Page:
Hubble Image Captures a Stunning Spiral Galaxy in Aquila | Digital Trends

This week’s image from the Hubble Space Telescope captures the glorious spiral galaxy UGC 11537, viewed at an angle that shows both its long spiral arms and the bright cluster of stars at its center. It is located 230 million light-years away in the constellation Aquila (Latin for “eagle”).

As well as being nice to look at, this image was compiled to further scientific knowledge about the huge black holes at the heart of the galaxy. “This image comes from a set of observations designed to help astronomers weigh supermassive black holes at the centers of distant galaxies,” say the Hubble scientists. wrote. “The acute Hubble observations coupled with data from ground-based telescopes allowed astronomers to make detailed models of the mass and motions of stars in these galaxies, which in turn helps limit the mass of supermassive black holes.” .

This astronomical portrait from the NASA / ESA Hubble Space Telescope shows an edge view of the majestic spiral galaxy UGC 11537. The infrared and visible light capabilities of Hubble’s Wide Field Camera 3 have captured the galaxy’s tight spiral arms spinning around your heart. The image reveals the bright bands of stars and dark dust clouds that spread throughout the galaxy. ESA / Hubble and NASA, A. Seth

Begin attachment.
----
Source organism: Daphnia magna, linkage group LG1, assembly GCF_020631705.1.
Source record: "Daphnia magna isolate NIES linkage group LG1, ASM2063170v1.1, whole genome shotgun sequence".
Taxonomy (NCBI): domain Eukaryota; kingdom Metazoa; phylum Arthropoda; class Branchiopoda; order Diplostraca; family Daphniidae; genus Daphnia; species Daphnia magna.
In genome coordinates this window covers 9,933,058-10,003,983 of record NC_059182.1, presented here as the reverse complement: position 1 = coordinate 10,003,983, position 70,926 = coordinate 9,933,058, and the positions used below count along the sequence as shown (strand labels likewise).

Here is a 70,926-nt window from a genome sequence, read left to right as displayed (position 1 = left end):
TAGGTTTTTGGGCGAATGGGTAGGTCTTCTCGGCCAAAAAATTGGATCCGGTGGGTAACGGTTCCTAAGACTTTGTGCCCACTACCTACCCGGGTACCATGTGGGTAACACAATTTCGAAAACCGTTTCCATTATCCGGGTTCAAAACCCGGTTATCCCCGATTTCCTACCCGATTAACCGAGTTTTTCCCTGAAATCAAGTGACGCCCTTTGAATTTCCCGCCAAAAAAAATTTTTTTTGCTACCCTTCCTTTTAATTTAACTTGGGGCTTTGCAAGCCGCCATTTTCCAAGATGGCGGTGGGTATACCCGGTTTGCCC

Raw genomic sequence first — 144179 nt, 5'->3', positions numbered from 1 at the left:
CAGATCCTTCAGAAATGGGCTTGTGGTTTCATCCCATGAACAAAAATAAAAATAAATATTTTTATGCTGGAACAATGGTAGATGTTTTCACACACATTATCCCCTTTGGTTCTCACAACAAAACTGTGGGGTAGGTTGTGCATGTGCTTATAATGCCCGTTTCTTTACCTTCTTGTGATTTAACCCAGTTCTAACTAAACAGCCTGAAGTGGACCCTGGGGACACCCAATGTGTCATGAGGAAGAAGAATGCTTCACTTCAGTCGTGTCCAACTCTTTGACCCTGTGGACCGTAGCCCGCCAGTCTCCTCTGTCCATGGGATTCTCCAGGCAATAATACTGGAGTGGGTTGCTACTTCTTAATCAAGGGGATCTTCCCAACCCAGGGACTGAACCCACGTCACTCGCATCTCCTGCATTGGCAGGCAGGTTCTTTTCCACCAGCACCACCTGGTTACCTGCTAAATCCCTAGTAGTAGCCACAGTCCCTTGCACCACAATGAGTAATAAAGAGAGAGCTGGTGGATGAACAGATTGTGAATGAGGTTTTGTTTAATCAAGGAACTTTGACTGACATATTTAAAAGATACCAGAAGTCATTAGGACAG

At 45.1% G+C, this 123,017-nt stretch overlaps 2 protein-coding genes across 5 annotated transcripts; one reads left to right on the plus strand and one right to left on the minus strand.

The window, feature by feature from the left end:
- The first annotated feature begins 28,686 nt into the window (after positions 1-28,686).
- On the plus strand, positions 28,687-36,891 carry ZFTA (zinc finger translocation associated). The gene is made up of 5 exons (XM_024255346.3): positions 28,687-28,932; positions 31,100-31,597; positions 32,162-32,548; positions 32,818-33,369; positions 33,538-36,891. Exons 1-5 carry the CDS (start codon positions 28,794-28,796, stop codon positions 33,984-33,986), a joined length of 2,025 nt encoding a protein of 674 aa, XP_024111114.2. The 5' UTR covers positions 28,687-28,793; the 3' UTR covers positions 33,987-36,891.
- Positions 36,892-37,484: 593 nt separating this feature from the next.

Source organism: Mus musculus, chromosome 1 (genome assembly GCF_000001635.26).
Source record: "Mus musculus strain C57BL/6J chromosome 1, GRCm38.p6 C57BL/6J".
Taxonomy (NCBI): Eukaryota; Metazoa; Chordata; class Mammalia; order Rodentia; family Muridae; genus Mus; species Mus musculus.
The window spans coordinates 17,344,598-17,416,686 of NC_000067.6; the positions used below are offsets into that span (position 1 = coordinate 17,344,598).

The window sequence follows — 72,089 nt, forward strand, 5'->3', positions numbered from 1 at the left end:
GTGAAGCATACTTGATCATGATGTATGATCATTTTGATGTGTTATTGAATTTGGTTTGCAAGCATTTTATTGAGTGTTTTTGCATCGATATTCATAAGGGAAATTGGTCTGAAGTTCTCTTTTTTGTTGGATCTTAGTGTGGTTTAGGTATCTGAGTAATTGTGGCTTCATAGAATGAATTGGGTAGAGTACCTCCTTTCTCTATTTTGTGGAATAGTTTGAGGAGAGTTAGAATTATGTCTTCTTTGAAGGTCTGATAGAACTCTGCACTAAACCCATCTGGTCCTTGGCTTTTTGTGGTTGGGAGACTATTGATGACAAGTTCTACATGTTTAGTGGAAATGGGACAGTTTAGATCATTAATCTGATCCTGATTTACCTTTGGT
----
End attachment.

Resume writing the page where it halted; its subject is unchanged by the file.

Hubble is back online this week, with all four of its currently active instruments operational and collecting science data once again. The telescope was automatically placed in safe mode after a timing error in late October, but the error appears to have been unique. In the weeks since the error occurred, the Hubble team first turned on one of the oldest inactive instruments, then each of the currently active instruments one by one.

There have been no further bugs, but NASA has said the team is considering a software update in the future. This would allow the instruments to continue to function even if some sync messages were lost, which should prevent problems like this from happening in the future.

Hubble is getting old, it has been in operation for more than 30 years. It will soon be joined by the James Webb Space Telescope, to be launched in a few weeks, which will be its successor; however, the two telescopes have distinctly different specialties. Hubble observes mainly at the wavelength of visible light, while James Webb will observe mainly at the wavelength of infrared. So NASA plans to keep Hubble running as long as possible in addition to James Webb, and recently extended its operations contract until 2026.

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